ASH: Turkey earthquake and economic impact

ASH: Turkey earthquake and economic impact
The earthquake tragedy will hurt Turkey's economic outlook. This disaster appears to be bigger than the last big earthquake in 1999, but it hit a much poorer part of the country that accounts for about 10% of GDP. / bne IntelliNews
By Timothy Ash Senior Sovereign Strategist at BlueBay Asset Management in London February 9, 2023

Obviously the earthquake is an enormous human tragedy and we all need to do our best to provide support and aid to the country, and to Syria, which has been as badly hit. There are some excellent charities already active, and I can share the links of the ones I have used/interacted with: is good,

And have launched a Turkey-Syria disaster relief effort.

Just give as much as you can, and as soon as you can, as the needs are now.

I am getting lots of questions now around the economic and broader political/geopolitical impacts, so thought it might be useful to put some of these down on paper. TBH [to be honest] it's so unclear/uncertain at this stage that it is just guesswork and with that huge caveat, here goes:

The seismic severity of the earthquake is equivalent, if not higher, to 1999, and the human cost could be as big if not, unfortunately, bigger. The Istanbul earthquake did, though, hit close to the economic heart of the country, covering an area which contributed something like 35% of national GDP. This time around the impact is in a poorer, less economically developed part of the country I have seen analysis suggesting something like 10% of national GDP generated by impacted areas.

In terms of likely macro impacts:

* GDP growth will be affected this year, lower, likely, albeit the impact might not be as significant as in 1999, and likely alleviated somewhat by rebuild/recovery spend now to year end. In 1999 real GDP contracted by 3.3%, after 3% growth the year earlier and the earthquake hit in August, but the year after saw a sharp growth rebound to 6.9%. I guess the impact earlier in the year gives scope for more recovery rebound this year. The IMF WEO has a 3% growth assumption for this year, and my bias would be to think lower from that, but its finger in the air at this stage.

* Inflation likely will be higher, as shortages and supply disruptions weigh on already difficult inflation outlook in Turkey caused by the unorthodox policy settings of the AKP administration.

* In the short term the BOP likely will be buoyed by aid flows to support disaster relief and recovery. The AKP government/CBRT have obviously been trying to defend the lira in the run-up to May 14 elections, and their war chest of $125bn in FX reserves will now be augmented by these flows. The Erdogan administration will hope these new aid flows help assure the stability of the lira in the run-up to elections, and provide an anchor to push inflation lower. After elections I think the consensus is the lira is overvalued, as referenced by the wide current account deficit (5-6% of GDP), and with the nominal FX anchor and high inflation in real terms the lira is just getting much stronger, and less competitive. I guess the likely growth rebound with disaster recovery will just add to the current account deficit, and make the urgency of an FX adjustment, post-election, that much more urgent.

Interesting to see the Turkish stock market react negatively in recent days, and in response to the earthquake. TBH Turkish stocks were already struggling against a range of factors before the earthquake, including positioning/valuations given a huge run-up in value over the past year (stock have been used as an inflation hedge) and concern then about global beta given DM policy normalisation and perhaps uncertainty around the election if the assumption is the lira will have to react post-election perhaps people wanted to take some risk off the table. Selling after the earthquake might just reflect increased uncertainty about the economic outlook, assumption of a negative growth impact plus perhaps the need for people to raise cash to cover disaster relief efforts.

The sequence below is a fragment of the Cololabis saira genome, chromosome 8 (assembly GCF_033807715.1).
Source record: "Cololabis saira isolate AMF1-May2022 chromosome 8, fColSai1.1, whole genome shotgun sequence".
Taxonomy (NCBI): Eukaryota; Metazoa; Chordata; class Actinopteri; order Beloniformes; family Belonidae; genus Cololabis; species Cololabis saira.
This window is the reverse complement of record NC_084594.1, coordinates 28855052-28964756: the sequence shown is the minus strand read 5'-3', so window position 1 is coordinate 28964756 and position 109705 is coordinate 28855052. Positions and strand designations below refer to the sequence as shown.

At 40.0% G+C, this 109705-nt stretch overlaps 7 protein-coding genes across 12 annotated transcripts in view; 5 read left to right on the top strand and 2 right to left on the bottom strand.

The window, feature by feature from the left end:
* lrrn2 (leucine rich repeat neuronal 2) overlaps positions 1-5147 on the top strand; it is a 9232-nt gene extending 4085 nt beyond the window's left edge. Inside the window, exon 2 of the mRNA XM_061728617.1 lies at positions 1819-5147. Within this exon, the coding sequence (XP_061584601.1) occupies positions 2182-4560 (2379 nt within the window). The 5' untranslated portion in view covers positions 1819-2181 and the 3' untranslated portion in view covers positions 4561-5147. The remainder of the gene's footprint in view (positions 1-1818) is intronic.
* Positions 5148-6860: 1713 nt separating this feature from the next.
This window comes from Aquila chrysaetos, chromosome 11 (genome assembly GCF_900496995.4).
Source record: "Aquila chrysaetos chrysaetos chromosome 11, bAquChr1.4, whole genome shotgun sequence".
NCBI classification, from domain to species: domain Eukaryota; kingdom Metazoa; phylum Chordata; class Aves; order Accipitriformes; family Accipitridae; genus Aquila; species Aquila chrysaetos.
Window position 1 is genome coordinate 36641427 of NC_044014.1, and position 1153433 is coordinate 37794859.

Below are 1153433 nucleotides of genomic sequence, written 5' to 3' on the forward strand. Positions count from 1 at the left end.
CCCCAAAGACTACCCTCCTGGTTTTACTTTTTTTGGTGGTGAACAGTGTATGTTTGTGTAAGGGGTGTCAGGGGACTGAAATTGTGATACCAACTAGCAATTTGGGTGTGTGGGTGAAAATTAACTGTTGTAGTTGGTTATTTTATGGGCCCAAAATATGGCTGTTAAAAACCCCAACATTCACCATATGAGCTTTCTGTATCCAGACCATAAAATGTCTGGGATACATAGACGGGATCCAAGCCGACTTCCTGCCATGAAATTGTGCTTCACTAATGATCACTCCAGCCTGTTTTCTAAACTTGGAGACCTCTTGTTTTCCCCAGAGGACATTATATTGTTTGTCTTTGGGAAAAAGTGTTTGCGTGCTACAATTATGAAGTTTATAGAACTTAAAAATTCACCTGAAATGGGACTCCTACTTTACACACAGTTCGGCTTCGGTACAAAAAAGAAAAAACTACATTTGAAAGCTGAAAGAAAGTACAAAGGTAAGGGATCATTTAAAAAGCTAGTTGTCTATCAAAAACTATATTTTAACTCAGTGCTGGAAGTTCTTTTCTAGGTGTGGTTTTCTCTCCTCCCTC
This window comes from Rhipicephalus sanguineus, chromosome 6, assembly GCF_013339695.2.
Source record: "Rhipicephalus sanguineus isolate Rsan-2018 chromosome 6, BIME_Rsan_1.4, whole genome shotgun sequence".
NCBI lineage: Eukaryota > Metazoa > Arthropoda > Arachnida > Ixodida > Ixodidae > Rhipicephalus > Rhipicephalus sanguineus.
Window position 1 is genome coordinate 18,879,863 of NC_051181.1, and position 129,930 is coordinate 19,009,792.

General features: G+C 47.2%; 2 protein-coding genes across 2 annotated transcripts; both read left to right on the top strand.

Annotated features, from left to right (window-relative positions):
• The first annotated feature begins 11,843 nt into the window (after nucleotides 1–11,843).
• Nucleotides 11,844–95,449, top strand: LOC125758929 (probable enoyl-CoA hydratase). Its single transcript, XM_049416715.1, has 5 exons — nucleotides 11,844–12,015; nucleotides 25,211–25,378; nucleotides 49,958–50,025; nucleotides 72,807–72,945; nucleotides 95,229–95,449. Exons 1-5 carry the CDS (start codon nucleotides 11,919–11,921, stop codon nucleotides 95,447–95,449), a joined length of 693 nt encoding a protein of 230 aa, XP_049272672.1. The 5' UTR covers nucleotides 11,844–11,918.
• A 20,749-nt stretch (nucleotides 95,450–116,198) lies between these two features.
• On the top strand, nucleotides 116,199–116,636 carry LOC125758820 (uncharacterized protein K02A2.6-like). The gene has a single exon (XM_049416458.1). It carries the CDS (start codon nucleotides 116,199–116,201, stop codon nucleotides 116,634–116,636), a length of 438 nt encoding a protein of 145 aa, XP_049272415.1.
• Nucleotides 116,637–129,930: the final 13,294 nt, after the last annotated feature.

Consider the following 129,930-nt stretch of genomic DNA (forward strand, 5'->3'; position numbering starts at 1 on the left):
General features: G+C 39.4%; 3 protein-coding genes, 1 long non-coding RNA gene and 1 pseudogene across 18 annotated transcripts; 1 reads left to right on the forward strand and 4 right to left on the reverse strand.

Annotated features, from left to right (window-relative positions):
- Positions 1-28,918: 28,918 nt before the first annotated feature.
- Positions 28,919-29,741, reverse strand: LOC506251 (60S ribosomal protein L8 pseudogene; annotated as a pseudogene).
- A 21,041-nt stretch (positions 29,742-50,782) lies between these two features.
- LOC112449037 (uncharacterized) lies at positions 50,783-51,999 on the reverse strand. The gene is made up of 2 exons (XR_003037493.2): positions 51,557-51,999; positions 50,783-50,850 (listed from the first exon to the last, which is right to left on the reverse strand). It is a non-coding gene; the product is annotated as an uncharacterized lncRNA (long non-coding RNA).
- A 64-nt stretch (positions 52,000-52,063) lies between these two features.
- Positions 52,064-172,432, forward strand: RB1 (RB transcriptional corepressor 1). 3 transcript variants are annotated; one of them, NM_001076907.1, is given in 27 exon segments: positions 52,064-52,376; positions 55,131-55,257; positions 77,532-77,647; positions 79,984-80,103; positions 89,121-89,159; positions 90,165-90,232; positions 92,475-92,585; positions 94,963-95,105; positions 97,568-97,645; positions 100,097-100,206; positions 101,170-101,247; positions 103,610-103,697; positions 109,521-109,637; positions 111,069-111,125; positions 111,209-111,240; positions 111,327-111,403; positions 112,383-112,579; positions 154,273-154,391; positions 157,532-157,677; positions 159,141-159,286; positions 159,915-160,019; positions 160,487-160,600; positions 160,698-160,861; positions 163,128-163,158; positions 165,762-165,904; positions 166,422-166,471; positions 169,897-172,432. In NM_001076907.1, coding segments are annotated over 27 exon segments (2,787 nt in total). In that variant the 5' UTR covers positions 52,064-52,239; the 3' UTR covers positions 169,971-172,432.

Aside from the economic impact the other question is how far the earthquake will have an impact on the election, and also broader geopolitics.

On the domestic political impact the outcome of the May election was already very uncertain. We now have the uncertainty around the economic impact of the earthquake, and how this will be reflected on the popularity of the government. If the disaster response is strong, the ruling administration will be rewarded likely in the polls; if it is poor the opposite. Question also I guess whether people will question construction quality/planning and its impact on the death toll: will the government be blamed for this, and how far can it use state controlled media, and control of social media to manage the news flow? In 1999 the then coalition was seen to have had a poor disaster response and many blamed it for poor construction/planning and this was seen to be factor in its defeat in the 2001 election and the subsequent victory of the now ruling AKP.

On the geopolitics, I think the assumption had been that if Erdogan had been lagging in the polls he might look to exploit tensions, with the usual suspects Greece, the EU and the West to win votes in the May election, but as with 1999, the support coming from many countries, and particularly allies and regional players, might serve to improve relations/ease geopolitical tensions. So actually now risks of regional geopolitical blow-ups might be lower.


Timothy Ash is the senior sovereign strategist at BlueBay Asset Management in London and a veteran observer of Russia, Ukraine, Turkey and other Emerging European markets. This note first appeared on the @tashecon substack blog. Subscribe here.